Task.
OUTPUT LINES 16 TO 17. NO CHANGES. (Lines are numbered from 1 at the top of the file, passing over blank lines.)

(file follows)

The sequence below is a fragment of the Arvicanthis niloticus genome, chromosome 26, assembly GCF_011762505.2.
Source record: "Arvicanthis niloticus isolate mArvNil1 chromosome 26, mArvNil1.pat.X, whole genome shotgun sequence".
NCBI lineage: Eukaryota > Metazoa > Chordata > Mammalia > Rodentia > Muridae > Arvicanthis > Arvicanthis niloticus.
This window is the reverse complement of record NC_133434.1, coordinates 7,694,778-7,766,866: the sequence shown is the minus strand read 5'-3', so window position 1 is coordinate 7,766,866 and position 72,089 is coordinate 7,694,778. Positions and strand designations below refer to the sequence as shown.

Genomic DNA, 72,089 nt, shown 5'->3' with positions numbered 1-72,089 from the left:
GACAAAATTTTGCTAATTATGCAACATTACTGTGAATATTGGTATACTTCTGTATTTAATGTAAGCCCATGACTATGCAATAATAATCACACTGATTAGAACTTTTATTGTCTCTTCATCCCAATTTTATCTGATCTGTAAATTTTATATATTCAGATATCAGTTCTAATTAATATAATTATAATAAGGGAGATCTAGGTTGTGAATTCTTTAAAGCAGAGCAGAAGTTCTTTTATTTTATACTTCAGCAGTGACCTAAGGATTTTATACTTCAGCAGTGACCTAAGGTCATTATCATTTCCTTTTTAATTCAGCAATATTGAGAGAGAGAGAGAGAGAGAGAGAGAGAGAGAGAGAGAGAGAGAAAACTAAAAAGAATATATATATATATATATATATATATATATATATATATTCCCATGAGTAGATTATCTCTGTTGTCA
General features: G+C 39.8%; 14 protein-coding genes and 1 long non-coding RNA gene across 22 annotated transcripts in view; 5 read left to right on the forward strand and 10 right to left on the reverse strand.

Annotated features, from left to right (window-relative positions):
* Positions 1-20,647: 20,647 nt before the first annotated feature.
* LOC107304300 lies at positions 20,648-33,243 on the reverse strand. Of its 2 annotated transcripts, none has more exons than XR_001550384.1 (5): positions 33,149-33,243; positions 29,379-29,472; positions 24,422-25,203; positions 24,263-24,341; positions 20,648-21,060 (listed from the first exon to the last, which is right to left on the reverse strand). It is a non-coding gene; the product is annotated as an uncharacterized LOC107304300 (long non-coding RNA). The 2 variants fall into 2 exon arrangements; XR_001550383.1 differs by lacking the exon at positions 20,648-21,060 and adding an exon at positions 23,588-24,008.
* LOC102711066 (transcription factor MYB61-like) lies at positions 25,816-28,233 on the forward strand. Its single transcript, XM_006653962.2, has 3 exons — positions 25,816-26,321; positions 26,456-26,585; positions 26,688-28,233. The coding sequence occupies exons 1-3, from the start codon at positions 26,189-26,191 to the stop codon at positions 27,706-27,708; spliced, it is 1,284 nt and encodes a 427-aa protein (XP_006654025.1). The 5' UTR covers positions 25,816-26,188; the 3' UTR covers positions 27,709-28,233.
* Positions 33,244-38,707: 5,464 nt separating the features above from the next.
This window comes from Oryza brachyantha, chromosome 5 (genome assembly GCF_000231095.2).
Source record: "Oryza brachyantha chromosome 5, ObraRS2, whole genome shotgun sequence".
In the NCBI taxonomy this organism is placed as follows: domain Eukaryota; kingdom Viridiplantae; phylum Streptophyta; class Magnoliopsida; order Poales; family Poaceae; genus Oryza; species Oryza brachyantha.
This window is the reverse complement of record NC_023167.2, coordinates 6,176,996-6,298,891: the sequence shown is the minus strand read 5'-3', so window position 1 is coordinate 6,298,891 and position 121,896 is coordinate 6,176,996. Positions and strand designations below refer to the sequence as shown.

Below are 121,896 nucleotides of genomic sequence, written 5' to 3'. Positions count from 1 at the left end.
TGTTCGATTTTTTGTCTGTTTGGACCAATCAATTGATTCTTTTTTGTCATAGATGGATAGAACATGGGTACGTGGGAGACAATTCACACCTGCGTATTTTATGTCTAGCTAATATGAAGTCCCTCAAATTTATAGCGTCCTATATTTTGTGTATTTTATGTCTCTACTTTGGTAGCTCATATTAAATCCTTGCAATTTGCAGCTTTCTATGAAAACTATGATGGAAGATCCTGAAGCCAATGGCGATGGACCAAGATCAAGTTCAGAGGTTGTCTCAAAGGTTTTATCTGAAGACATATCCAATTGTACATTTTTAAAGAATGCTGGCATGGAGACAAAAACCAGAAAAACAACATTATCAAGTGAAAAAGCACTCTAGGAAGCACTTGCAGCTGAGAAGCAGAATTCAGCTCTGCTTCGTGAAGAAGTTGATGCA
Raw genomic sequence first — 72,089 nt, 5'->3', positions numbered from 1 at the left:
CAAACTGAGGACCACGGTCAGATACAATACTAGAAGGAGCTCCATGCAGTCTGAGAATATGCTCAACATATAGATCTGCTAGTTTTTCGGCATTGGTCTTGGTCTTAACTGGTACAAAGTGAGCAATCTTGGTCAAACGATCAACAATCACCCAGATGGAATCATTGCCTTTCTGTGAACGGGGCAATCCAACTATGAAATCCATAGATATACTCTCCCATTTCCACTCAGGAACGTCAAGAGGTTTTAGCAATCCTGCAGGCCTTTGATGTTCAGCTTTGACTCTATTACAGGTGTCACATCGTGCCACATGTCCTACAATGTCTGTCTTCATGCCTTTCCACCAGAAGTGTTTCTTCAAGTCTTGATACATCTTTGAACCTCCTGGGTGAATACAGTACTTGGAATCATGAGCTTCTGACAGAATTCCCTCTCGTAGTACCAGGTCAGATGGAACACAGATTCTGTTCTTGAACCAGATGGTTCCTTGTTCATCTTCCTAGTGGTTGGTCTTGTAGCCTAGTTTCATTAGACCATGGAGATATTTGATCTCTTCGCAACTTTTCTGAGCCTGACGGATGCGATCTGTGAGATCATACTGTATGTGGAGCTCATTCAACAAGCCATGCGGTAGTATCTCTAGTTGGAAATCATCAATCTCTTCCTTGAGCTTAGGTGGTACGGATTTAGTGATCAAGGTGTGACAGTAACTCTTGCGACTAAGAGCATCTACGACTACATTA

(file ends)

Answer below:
This window is the reverse complement of record NC_023167.2, coordinates 6,176,996-6,298,891: the sequence shown is the minus strand read 5'-3', so window position 1 is coordinate 6,298,891 and position 121,896 is coordinate 6,176,996. Positions and strand designations below refer to the sequence as shown.

Below are 121,896 nucleotides of genomic sequence, written 5' to 3'. Positions count from 1 at the left end.